Methodist MissionsWith their uneducated but caring circuit riders and their “four-day” or protracted camp meetings that resembled Cherokee all-night dances and extended camping, Methodists converted more Cherokees than all the other denominations combined. Their Arminian approach minimized atonement and the recognition of saints. Salvation was an open door, and sinners had free wills. In 1823 the first circuit riders were appointed in Tennessee near the site of John Ross‘s home, south of Chattanooga. Their emphasis was not on model farms and boarding schools but rather on itinerant and emotional ministry.However, the Methodists, yielding to Cherokee wishes, did open six-month day schools at Oothcaloga and Pinelog, along with semipermanent churches: barely literate but enthusiastic, the main ministers were Richard Neely, Nicholas D. Scales, Dickson C. McLeod, and James J. Trott, all of whom married Cherokee women. Within four years Methodists accepted Cherokees as licensed preachers and traveling exhorters, among whom were Young Wolf, Turtle Fields, John Spears, William McIntosh, and John Fletcher Boot. In 1829 Methodism achieved a milestone when the church admitted the Ross brothers, John and Lewis, as members; the former had a home at New Echota. By 1830 Methodists had claimed more than 1,000 members.
Jeremiah Horn would have known all of the men mentioned in this article. He may have been related by marriage to more than one of them. Keep following the clues…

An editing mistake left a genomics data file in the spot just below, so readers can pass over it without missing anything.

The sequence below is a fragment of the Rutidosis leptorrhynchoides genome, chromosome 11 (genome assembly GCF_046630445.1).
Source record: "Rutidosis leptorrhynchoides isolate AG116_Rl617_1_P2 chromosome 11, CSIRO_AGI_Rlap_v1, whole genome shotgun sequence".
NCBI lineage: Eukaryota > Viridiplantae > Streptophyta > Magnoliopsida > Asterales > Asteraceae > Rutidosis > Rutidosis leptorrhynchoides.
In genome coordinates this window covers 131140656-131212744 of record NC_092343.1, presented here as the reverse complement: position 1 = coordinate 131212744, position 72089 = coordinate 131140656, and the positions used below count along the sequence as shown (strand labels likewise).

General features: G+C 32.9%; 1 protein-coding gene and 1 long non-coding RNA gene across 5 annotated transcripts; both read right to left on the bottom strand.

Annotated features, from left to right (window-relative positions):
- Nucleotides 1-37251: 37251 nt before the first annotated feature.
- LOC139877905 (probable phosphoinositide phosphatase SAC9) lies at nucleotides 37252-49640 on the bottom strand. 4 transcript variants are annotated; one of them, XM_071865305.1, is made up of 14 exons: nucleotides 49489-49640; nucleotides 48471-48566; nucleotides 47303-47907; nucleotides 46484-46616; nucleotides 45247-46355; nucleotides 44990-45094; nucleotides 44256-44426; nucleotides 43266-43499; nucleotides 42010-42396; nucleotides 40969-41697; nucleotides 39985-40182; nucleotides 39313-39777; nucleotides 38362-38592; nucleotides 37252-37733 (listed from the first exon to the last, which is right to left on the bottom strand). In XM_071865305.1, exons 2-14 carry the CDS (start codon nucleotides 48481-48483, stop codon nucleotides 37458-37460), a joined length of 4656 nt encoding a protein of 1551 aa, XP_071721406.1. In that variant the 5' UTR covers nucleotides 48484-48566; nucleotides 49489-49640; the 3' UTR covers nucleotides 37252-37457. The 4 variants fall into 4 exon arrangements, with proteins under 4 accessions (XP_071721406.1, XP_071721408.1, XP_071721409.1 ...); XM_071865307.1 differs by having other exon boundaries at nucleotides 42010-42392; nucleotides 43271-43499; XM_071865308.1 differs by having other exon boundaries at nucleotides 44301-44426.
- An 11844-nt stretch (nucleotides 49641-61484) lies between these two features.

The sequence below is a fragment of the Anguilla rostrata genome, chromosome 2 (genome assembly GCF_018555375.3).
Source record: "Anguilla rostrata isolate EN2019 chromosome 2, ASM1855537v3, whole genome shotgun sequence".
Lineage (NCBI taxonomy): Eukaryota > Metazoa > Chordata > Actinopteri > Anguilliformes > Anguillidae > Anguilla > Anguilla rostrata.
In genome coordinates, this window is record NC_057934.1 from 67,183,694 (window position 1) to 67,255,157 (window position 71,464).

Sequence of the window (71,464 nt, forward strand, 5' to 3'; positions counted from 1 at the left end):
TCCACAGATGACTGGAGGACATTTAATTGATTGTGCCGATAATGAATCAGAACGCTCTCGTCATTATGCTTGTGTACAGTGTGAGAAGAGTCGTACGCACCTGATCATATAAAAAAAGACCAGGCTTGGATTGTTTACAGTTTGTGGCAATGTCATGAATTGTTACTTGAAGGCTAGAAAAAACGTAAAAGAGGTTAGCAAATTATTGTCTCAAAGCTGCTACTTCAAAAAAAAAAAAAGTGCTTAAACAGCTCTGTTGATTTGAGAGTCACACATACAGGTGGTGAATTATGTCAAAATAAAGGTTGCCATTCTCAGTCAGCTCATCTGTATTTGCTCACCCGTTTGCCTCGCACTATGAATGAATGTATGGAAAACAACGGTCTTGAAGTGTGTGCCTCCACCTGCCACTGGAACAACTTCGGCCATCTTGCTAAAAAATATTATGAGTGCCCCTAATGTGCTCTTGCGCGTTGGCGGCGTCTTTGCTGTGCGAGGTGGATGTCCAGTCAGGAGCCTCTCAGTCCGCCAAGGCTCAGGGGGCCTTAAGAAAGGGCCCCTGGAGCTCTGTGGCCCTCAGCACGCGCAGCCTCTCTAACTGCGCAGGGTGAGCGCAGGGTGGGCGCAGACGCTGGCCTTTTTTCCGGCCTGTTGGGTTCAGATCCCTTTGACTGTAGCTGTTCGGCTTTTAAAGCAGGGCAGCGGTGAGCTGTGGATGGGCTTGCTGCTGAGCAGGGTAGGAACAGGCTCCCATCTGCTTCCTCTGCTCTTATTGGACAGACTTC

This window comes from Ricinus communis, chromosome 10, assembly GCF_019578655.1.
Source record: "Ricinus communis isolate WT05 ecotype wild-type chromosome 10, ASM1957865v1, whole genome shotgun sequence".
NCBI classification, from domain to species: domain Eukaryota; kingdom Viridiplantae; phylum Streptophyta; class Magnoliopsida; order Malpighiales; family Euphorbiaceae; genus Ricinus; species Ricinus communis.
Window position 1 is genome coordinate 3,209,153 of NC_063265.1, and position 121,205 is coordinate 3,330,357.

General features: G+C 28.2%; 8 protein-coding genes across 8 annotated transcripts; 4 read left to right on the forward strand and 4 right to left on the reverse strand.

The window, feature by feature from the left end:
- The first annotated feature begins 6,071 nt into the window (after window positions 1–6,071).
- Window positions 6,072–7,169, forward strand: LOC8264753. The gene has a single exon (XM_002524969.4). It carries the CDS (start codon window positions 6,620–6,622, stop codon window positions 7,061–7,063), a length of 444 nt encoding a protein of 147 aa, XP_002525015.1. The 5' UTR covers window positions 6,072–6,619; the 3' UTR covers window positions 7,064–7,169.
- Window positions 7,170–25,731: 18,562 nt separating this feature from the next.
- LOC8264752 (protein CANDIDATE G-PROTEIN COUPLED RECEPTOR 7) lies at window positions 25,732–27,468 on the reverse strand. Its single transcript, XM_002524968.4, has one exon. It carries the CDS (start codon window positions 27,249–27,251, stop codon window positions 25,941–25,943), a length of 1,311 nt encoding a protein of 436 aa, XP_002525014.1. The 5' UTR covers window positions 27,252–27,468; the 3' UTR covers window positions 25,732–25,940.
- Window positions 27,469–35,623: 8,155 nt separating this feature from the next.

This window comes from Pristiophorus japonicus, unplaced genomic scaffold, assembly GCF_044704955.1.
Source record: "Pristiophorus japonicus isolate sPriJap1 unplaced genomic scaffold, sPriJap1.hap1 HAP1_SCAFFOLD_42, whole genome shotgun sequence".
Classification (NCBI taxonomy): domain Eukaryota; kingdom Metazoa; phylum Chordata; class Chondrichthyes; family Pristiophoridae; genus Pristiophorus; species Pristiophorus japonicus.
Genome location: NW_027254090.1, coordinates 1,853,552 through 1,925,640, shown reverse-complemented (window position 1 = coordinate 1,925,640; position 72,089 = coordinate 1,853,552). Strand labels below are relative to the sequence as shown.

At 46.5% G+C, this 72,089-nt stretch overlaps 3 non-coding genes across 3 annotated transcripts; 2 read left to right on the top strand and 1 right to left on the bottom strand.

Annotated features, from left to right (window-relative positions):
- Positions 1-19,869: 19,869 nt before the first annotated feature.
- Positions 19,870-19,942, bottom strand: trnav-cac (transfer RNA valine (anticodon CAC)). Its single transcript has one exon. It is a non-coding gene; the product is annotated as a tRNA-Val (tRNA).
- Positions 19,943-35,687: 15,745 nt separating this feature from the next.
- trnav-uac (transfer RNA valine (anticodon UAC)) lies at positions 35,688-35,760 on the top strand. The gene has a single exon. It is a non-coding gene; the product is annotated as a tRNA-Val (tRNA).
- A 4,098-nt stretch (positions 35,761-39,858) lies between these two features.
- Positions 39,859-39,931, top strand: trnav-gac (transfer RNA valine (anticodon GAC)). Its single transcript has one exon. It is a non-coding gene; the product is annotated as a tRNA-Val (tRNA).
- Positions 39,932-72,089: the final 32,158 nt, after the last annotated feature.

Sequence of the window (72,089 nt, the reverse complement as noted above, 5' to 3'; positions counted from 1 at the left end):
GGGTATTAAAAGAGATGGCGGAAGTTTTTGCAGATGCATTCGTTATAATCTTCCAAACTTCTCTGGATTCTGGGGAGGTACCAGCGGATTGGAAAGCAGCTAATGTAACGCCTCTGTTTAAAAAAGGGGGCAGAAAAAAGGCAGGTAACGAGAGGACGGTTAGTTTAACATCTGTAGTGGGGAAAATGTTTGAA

What: A partial record of payments paid out by the Cherokee Indian Agency.
When: May 26, 1818. This was a Tuesday. Other historical records (Cherokee Council Records) inform us there is a council meeting of the Cherokee chiefs and warriors at the Agency on this day. This Council began on the 20th of May and would conclude on the 28th. Governor McMinn revealed to the Cherokee leaders the U.S. government’s’ intent to move all Cherokees west.
Who: Jeremiah Horn receives a payment from the Agency.
Where: Agency Creek on the Hiwassee River, Cherokee Nation. This is the second location of the agency and was located here from 1816 – 1821. This would be in present day Meigs County, Tennessee named after the agent Return Jonathan Meigs.
” ” 26 The United States ___ To Cash pd Jeremiah Horn for attending on a man who was hurt in the public service. 5.00″
- Confirms Jeremiah Horn’s presence in Cherokee Nation no later than the 26th of May 1818.
- Informs how early he may have been aware of the U.S. government’s intent concerning the Cherokee people.
- May reveal something about the person Jeremiah Horn.
- Can you fill in the blank in the transcription?
- What do you believe this document says “about” Jeremiah Horn?